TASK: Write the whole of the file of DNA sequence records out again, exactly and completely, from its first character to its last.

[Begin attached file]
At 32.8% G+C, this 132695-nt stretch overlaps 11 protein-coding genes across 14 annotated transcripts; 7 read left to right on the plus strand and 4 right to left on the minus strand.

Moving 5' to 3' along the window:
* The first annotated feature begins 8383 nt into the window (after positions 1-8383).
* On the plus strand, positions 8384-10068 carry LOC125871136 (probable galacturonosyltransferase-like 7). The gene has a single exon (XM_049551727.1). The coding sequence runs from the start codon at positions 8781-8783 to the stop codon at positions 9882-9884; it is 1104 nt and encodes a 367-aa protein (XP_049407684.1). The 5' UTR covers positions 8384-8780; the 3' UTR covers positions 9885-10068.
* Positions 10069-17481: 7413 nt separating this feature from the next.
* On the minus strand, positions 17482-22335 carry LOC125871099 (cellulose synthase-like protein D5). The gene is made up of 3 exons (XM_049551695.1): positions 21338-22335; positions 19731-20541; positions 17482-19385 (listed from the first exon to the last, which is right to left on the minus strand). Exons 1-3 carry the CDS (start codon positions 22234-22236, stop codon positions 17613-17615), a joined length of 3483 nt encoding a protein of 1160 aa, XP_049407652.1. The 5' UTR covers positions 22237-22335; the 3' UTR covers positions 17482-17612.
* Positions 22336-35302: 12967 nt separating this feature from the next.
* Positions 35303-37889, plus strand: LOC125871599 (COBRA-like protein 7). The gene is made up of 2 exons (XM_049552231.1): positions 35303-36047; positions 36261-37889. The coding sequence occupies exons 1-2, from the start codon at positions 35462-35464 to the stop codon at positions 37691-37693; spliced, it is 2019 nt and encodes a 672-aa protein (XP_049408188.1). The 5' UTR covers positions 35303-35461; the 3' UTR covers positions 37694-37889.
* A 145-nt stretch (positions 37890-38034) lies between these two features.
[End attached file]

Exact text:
At 32.8% G+C, this 132695-nt stretch overlaps 11 protein-coding genes across 14 annotated transcripts; 7 read left to right on the plus strand and 4 right to left on the minus strand.

Moving 5' to 3' along the window:
* The first annotated feature begins 8383 nt into the window (after positions 1-8383).
* On the plus strand, positions 8384-10068 carry LOC125871136 (probable galacturonosyltransferase-like 7). The gene has a single exon (XM_049551727.1). The coding sequence runs from the start codon at positions 8781-8783 to the stop codon at positions 9882-9884; it is 1104 nt and encodes a 367-aa protein (XP_049407684.1). The 5' UTR covers positions 8384-8780; the 3' UTR covers positions 9885-10068.
* Positions 10069-17481: 7413 nt separating this feature from the next.
* On the minus strand, positions 17482-22335 carry LOC125871099 (cellulose synthase-like protein D5). The gene is made up of 3 exons (XM_049551695.1): positions 21338-22335; positions 19731-20541; positions 17482-19385 (listed from the first exon to the last, which is right to left on the minus strand). Exons 1-3 carry the CDS (start codon positions 22234-22236, stop codon positions 17613-17615), a joined length of 3483 nt encoding a protein of 1160 aa, XP_049407652.1. The 5' UTR covers positions 22237-22335; the 3' UTR covers positions 17482-17612.
* Positions 22336-35302: 12967 nt separating this feature from the next.
* Positions 35303-37889, plus strand: LOC125871599 (COBRA-like protein 7). The gene is made up of 2 exons (XM_049552231.1): positions 35303-36047; positions 36261-37889. The coding sequence occupies exons 1-2, from the start codon at positions 35462-35464 to the stop codon at positions 37691-37693; spliced, it is 2019 nt and encodes a 672-aa protein (XP_049408188.1). The 5' UTR covers positions 35303-35461; the 3' UTR covers positions 37694-37889.
* A 145-nt stretch (positions 37890-38034) lies between these two features.